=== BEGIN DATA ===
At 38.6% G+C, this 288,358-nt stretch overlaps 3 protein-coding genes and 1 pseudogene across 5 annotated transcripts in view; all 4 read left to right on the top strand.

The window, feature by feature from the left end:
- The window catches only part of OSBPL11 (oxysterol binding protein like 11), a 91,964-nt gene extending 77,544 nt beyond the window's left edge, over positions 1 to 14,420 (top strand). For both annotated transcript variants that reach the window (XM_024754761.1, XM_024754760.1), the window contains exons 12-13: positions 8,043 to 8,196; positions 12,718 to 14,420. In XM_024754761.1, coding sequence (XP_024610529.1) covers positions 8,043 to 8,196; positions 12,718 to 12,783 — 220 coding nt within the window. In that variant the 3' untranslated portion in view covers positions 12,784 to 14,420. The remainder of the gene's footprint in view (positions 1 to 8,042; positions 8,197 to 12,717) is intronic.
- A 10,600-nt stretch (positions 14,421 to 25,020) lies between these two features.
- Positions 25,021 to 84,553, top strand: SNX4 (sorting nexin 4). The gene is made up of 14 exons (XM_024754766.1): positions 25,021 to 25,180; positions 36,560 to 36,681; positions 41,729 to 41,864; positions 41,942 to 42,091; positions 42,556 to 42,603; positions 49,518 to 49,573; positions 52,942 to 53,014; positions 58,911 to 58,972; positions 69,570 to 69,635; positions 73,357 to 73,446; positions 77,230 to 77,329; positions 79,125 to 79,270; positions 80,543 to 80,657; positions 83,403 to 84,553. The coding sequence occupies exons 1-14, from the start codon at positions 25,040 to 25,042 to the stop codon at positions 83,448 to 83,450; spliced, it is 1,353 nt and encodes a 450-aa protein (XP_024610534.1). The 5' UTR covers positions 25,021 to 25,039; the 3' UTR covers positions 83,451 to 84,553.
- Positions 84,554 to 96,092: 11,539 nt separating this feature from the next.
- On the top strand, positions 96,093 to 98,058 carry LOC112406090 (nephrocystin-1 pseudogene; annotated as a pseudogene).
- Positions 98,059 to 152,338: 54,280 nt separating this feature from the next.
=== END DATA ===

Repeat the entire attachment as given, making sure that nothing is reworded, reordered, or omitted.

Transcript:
At 38.6% G+C, this 288,358-nt stretch overlaps 3 protein-coding genes and 1 pseudogene across 5 annotated transcripts in view; all 4 read left to right on the top strand.

The window, feature by feature from the left end:
- The window catches only part of OSBPL11 (oxysterol binding protein like 11), a 91,964-nt gene extending 77,544 nt beyond the window's left edge, over positions 1 to 14,420 (top strand). For both annotated transcript variants that reach the window (XM_024754761.1, XM_024754760.1), the window contains exons 12-13: positions 8,043 to 8,196; positions 12,718 to 14,420. In XM_024754761.1, coding sequence (XP_024610529.1) covers positions 8,043 to 8,196; positions 12,718 to 12,783 — 220 coding nt within the window. In that variant the 3' untranslated portion in view covers positions 12,784 to 14,420. The remainder of the gene's footprint in view (positions 1 to 8,042; positions 8,197 to 12,717) is intronic.
- A 10,600-nt stretch (positions 14,421 to 25,020) lies between these two features.
- Positions 25,021 to 84,553, top strand: SNX4 (sorting nexin 4). The gene is made up of 14 exons (XM_024754766.1): positions 25,021 to 25,180; positions 36,560 to 36,681; positions 41,729 to 41,864; positions 41,942 to 42,091; positions 42,556 to 42,603; positions 49,518 to 49,573; positions 52,942 to 53,014; positions 58,911 to 58,972; positions 69,570 to 69,635; positions 73,357 to 73,446; positions 77,230 to 77,329; positions 79,125 to 79,270; positions 80,543 to 80,657; positions 83,403 to 84,553. The coding sequence occupies exons 1-14, from the start codon at positions 25,040 to 25,042 to the stop codon at positions 83,448 to 83,450; spliced, it is 1,353 nt and encodes a 450-aa protein (XP_024610534.1). The 5' UTR covers positions 25,021 to 25,039; the 3' UTR covers positions 83,451 to 84,553.
- Positions 84,554 to 96,092: 11,539 nt separating this feature from the next.
- On the top strand, positions 96,093 to 98,058 carry LOC112406090 (nephrocystin-1 pseudogene; annotated as a pseudogene).
- Positions 98,059 to 152,338: 54,280 nt separating this feature from the next.